Swanson Health’s director of science and innovation, Amy Sunderman, M.S., R.D., says, “There are thousands of probiotic strains available. Most of them fit into two primary categories. [The first is] lactobacilli, which produce lactic acid and help control the population of harmful bacteria. [The second is] bifidobacteria, which support the immune system and limit the growth of harmful bacteria in the intestine.”

Sunderman also suggests doing your research to find the probiotic and strain that fits your needs. “For example, if you are having trouble with digestive issues, you might consider L. fermentum or L. brevis. If you are concerned about colon health, the probiotic B. breve may be a good choice.”

How do you get probiotics into your system?

Just like prebiotics, you can find probiotics in naturally fermented foods. These include yogurt, kefir (yogurt drink), kombucha (fermented tea), kimchi (fermented cabbage), and sauerkraut. Health and wellness expert Jennifer Dennis-Wall says that fermented foods are rich in probiotics. However, she adds, “some of these foods are pasteurized after they are fermented. Pasteurization may kill some or all of the microbes—bacteria, yeast, etc.—that we consider the probiotics. Some manufacturers add probiotics back in after pasteurization. These food labels would then say ‘with live, active cultures’ on the packaging. Sometimes the actual name of the microorganism will be in the ingredients section. Names can include bifidobacterium, lactobacillus, Saccharomyces, or something similar.”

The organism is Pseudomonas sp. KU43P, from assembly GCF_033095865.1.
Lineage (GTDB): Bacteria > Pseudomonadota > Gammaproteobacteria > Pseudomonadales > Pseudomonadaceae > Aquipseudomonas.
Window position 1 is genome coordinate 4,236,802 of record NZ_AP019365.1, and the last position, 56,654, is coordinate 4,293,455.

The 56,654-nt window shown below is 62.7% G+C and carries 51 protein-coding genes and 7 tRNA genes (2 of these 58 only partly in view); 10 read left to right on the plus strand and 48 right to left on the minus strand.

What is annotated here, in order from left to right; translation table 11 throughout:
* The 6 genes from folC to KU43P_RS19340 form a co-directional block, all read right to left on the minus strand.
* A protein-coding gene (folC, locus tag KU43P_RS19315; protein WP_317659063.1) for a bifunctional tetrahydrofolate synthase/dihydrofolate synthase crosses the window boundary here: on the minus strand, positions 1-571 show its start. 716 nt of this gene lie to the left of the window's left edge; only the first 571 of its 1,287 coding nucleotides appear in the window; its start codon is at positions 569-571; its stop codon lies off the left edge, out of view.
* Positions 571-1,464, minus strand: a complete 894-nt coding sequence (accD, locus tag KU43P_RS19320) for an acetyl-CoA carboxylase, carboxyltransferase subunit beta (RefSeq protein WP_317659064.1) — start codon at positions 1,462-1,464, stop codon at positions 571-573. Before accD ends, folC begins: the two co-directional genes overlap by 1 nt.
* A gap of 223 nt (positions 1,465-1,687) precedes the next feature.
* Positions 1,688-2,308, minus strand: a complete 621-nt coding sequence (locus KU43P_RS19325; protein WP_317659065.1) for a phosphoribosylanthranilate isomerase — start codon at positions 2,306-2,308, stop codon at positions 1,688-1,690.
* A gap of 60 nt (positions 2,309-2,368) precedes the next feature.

If you want a supplement instead of probiotic-rich foods, there are many choices. “The most likely one to benefit you is probably one that has many different strains, or types, of bacteria,” Wall says. “Some contain up to 30 different strains. The bacteria in our intestines can be very different from person to person. [So,] some probiotics don’t make a difference for one person but do make a difference for others. This is why taking a larger number of strains can make you more likely to consume at least one that you do not already have in your body.”

Additionally, do your research and buy quality supplements with a large number of live cultures. This is because they tend to die quickly before reaching your stomach and colon. Wall says that research has shown probiotics to be very safe in healthy individuals. However, she adds, for infants and those with weakened immune function, it’s best that they talk to their doctor before consuming probiotics.

Health Benefits of Taking Prebiotics and Probiotics

“The most frequently touted benefits of probiotics are related to digestive and gut health. But probiotics also promote immune health, brain health, and emotional wellness,” Sunderman says. “These microorganisms are already in your digestive system. But, everything from stress to the foods we eat to chemicals in our water can upset the natural balance in our gut.” These external circumstances can throw your body off balance and impact almost every major system. By consuming prebiotics and probiotics, you’re ensuring that your body maintains its proper functioning in your stomach. This can translate positively throughout your entire body.

If you’re not sure about how or what probiotics and prebiotics to take, talk to your doctor or dietitian to figure out the best course of action for you.